The little packet crinkled in my hand. How do I know she's really on the pill? What if she's lying? Does she know I've never done it either? What if she did it with Dan? And other guys too?

 

What if I come the second I put the condom on me?

 

Finally she was looking at me funny so I just ripped open the packaging. The second I did that, she laid back, her wrist over her eyes, like she couldn't bear to watch what came next or she was getting herself all mentally prepared or something dramatic. This hiding her eyes from me and my dirty condom business might have made me feel bad, but instead I was relieved to go through the whole thing on my own. Chucking the wrapper on the floor. Slipping the little circle-blob from the packet. Unrolling it, all slippery, with its weird Band-Aid smell, down my dick. I mean, it was pretty gross, if you thought about it for a minute. I was glad she wasn't watching. (p. 31, uncorrected proof)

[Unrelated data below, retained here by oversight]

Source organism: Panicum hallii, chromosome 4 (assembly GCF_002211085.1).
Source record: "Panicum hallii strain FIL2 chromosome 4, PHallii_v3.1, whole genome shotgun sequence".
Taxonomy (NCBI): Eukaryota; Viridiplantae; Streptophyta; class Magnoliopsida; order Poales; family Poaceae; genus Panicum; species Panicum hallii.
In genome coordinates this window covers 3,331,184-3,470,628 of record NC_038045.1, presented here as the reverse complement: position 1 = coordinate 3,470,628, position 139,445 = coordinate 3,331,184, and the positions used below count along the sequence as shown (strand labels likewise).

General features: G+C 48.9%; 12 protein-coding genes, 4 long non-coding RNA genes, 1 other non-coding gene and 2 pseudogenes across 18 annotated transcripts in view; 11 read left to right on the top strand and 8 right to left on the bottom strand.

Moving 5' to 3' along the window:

Sean's subtle decency. Sean is not a sparkly vampire. He's not a time traveler or an undiscovered wizard. He has an absent, alcoholic dad and a struggling mom who may or may not have a new boyfriend. Sean is ashamed of the house they're renting, after losing their nice home. He works in a secondhand shop. He likes his boss, hates one of his coworkers, is indifferent to Neecie, the deaf girl from school who works at the shop with him. He loves his dog, Otis. He's annoyed by his brother, Brad--a guy who wants to be helpful, especially to their mom and his fiancee, but can't get past being a jerky older brother, can't listen well. Sean has a wonderful grandfather he hunts with, who seems to understand and believe in him, which seems to ground him somewhat. Sean is an observer. He's not a good student. He doesn't want to apply to colleges. He's not with the program, but he quietly, desperately wants a program of his own. He doesn't want to be a loser, although he appears to be headed that way. The title of the book, which I think is a reference to a line in the movie Better off Dead, is perhaps meant to be the possible outcome, if something doesn't happen soon to Sean...if he doesn't grow up. (In the movie, a couple of black electricians are working on a telephone pole and see a garbage truck go by with an unconscious young man inside. One worker says to the other, "That's a damn shame. Throwing away a perfectly good white boy like that.")